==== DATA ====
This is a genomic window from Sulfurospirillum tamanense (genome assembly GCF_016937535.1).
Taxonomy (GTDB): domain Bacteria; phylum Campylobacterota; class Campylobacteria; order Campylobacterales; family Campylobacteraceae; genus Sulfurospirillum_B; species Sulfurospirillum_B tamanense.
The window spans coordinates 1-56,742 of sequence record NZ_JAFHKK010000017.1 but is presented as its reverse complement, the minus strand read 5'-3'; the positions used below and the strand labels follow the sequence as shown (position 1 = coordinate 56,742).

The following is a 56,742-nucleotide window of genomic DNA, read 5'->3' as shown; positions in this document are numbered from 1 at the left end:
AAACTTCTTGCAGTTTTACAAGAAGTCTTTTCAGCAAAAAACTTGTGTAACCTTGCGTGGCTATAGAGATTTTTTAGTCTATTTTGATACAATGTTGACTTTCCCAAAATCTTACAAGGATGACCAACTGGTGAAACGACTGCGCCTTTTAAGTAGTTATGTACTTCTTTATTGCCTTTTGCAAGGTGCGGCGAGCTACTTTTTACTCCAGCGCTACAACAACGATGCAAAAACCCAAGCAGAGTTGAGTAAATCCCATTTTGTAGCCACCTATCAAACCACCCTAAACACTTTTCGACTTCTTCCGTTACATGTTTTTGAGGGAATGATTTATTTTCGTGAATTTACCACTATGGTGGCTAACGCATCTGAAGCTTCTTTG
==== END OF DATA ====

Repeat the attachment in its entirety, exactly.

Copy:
This is a genomic window from Sulfurospirillum tamanense (genome assembly GCF_016937535.1).
Taxonomy (GTDB): domain Bacteria; phylum Campylobacterota; class Campylobacteria; order Campylobacterales; family Campylobacteraceae; genus Sulfurospirillum_B; species Sulfurospirillum_B tamanense.
The window spans coordinates 1-56,742 of sequence record NZ_JAFHKK010000017.1 but is presented as its reverse complement, the minus strand read 5'-3'; the positions used below and the strand labels follow the sequence as shown (position 1 = coordinate 56,742).

The following is a 56,742-nucleotide window of genomic DNA, read 5'->3' as shown; positions in this document are numbered from 1 at the left end:
AAACTTCTTGCAGTTTTACAAGAAGTCTTTTCAGCAAAAAACTTGTGTAACCTTGCGTGGCTATAGAGATTTTTTAGTCTATTTTGATACAATGTTGACTTTCCCAAAATCTTACAAGGATGACCAACTGGTGAAACGACTGCGCCTTTTAAGTAGTTATGTACTTCTTTATTGCCTTTTGCAAGGTGCGGCGAGCTACTTTTTACTCCAGCGCTACAACAACGATGCAAAAACCCAAGCAGAGTTGAGTAAATCCCATTTTGTAGCCACCTATCAAACCACCCTAAACACTTTTCGACTTCTTCCGTTACATGTTTTTGAGGGAATGATTTATTTTCGTGAATTTACCACTATGGTGGCTAACGCATCTGAAGCTTCTTTG